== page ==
Transformer Furniture Goes Mainstream in New York Times


Image credit: Carolina George

A decade ago in Toronto, Julia West Home introduced a line of tables, beds and even spinning bookcases that served multiple functions and took up less space. I designed some of them (see them here), convinced that this was the future of furniture.

The future has been a long time coming, but now it is in the New York Times, which introduces us to Georgia Tapert Howe and Caroline Cummings Rafferty of Carolina George, doing similar work today.


Stretchy table from resourcefurniture.com

They tell the Times: "Your furniture should be smart, But smart-looking, too." The Times shows a slideshow of some of their favourites, including a dining room table that stretches from two person size to what looks like might accommodate Graham Hill in his lifeedited project, where he wants to serve dinner for 12 in his tiny apartment.


"gossip bench" by Jonathan Adler

They make a very good point that not every piece of furniture for small spaces has to have moving parts and be a transformer; there are other clever ways to do more with less space. Take this "gossip bench":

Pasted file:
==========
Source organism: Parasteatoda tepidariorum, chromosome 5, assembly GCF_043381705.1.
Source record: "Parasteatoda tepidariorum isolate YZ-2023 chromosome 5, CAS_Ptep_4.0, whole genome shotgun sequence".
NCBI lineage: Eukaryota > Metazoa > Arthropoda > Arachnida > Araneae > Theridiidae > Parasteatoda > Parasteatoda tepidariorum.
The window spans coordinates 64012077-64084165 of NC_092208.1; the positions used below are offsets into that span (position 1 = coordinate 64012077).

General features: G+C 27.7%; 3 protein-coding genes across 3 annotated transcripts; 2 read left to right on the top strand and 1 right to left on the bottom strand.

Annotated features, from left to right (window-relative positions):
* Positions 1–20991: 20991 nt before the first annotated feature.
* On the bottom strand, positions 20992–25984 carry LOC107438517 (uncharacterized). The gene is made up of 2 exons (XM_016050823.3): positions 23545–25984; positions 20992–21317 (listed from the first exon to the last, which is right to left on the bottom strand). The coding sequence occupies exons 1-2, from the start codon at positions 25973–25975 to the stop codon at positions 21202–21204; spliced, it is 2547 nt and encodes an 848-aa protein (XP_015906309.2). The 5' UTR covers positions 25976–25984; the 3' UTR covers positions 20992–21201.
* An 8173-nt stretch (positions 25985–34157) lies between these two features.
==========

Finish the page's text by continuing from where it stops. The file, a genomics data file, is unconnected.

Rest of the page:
The item "is great for a living room to give yourself some extra storage," Ms. Howe said, "and you can put a pretty lamp and some objects on it. It could also work in a bedroom. You can put your TV on it and use it for storage and have a little seat. A lot of us don't have space for a chair in tiny New York bedrooms."

More in the New York Times

More transformer furniture:
We Call It Transformer Furniture; Lester Walker Called It "Turniture"
Transformer Furniture: A Sofa Bed With A Twist
Space Saving Sofa Stores Your Stuff. Is This A Good Thing?
You Can Sit 12 Different Ways On The Loop Transformer Chair
10 More Ways To Get Rid Of The Bed (Slideshow)

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Tags: Designers | LifeEdited | Transformer Furniture